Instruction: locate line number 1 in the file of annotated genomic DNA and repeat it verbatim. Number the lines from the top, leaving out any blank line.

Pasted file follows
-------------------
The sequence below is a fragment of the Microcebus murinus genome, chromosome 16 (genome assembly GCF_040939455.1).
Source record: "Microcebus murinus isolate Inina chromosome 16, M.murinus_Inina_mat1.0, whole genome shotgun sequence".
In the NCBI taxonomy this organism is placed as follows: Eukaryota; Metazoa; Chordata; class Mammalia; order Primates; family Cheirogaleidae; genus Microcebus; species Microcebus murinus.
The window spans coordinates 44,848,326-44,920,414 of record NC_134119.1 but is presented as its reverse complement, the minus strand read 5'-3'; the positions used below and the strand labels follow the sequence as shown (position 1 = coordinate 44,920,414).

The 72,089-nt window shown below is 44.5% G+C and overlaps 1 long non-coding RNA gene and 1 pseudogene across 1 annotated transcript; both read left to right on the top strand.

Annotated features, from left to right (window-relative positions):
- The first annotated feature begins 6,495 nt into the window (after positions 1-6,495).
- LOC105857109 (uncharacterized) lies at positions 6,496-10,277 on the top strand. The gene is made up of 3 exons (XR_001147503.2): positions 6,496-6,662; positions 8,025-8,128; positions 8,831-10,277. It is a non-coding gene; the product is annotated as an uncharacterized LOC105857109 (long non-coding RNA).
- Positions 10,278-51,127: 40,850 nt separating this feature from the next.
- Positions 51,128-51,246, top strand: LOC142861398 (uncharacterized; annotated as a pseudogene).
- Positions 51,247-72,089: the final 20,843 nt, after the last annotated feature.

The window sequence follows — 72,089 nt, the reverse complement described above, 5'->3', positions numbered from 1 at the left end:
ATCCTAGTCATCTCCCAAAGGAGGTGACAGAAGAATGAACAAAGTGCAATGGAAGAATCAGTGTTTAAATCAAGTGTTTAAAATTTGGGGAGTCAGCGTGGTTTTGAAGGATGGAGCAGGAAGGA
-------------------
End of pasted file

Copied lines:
The sequence below is a fragment of the Microcebus murinus genome, chromosome 16 (genome assembly GCF_040939455.1).